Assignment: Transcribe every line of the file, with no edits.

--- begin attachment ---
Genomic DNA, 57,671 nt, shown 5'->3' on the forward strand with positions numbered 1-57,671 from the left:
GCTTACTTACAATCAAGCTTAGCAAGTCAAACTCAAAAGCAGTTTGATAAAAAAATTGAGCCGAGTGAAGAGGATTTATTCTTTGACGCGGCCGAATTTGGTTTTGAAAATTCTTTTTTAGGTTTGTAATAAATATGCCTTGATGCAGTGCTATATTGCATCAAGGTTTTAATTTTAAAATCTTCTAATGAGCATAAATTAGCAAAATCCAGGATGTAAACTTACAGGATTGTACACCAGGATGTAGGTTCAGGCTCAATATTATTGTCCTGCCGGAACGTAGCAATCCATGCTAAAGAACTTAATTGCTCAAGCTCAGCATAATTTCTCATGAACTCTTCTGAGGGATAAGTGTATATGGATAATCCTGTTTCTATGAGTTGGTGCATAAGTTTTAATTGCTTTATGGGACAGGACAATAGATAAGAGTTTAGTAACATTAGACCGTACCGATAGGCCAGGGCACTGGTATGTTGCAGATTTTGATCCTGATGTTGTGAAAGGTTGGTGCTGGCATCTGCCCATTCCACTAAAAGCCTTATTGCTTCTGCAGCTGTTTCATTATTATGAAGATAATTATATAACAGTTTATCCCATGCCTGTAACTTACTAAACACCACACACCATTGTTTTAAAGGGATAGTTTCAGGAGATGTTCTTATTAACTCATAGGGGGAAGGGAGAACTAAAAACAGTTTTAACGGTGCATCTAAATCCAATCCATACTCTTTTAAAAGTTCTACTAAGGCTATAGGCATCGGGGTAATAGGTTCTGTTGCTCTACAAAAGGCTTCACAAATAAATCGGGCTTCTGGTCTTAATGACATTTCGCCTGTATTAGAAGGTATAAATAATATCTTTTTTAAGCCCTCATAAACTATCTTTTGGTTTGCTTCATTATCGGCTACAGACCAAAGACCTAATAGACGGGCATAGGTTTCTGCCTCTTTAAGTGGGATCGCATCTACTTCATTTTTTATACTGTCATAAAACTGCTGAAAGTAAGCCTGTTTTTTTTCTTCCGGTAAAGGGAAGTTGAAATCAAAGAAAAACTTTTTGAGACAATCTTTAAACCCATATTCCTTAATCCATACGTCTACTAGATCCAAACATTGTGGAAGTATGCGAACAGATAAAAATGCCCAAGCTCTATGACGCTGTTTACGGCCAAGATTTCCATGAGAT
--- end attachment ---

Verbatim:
Genomic DNA, 57,671 nt, shown 5'->3' on the forward strand with positions numbered 1-57,671 from the left:
GCTTACTTACAATCAAGCTTAGCAAGTCAAACTCAAAAGCAGTTTGATAAAAAAATTGAGCCGAGTGAAGAGGATTTATTCTTTGACGCGGCCGAATTTGGTTTTGAAAATTCTTTTTTAGGTTTGTAATAAATATGCCTTGATGCAGTGCTATATTGCATCAAGGTTTTAATTTTAAAATCTTCTAATGAGCATAAATTAGCAAAATCCAGGATGTAAACTTACAGGATTGTACACCAGGATGTAGGTTCAGGCTCAATATTATTGTCCTGCCGGAACGTAGCAATCCATGCTAAAGAACTTAATTGCTCAAGCTCAGCATAATTTCTCATGAACTCTTCTGAGGGATAAGTGTATATGGATAATCCTGTTTCTATGAGTTGGTGCATAAGTTTTAATTGCTTTATGGGACAGGACAATAGATAAGAGTTTAGTAACATTAGACCGTACCGATAGGCCAGGGCACTGGTATGTTGCAGATTTTGATCCTGATGTTGTGAAAGGTTGGTGCTGGCATCTGCCCATTCCACTAAAAGCCTTATTGCTTCTGCAGCTGTTTCATTATTATGAAGATAATTATATAACAGTTTATCCCATGCCTGTAACTTACTAAACACCACACACCATTGTTTTAAAGGGATAGTTTCAGGAGATGTTCTTATTAACTCATAGGGGGAAGGGAGAACTAAAAACAGTTTTAACGGTGCATCTAAATCCAATCCATACTCTTTTAAAAGTTCTACTAAGGCTATAGGCATCGGGGTAATAGGTTCTGTTGCTCTACAAAAGGCTTCACAAATAAATCGGGCTTCTGGTCTTAATGACATTTCGCCTGTATTAGAAGGTATAAATAATATCTTTTTTAAGCCCTCATAAACTATCTTTTGGTTTGCTTCATTATCGGCTACAGACCAAAGACCTAATAGACGGGCATAGGTTTCTGCCTCTTTAAGTGGGATCGCATCTACTTCATTTTTTATACTGTCATAAAACTGCTGAAAGTAAGCCTGTTTTTTTTCTTCCGGTAAAGGGAAGTTGAAATCAAAGAAAAACTTTTTGAGACAATCTTTAAACCCATATTCCTTAATCCATACGTCTACTAGATCCAAACATTGTGGAAGTATGCGAACAGATAAAAATGCCCAAGCTCTATGACGCTGTTTACGGCCAAGATTTCCATGAGAT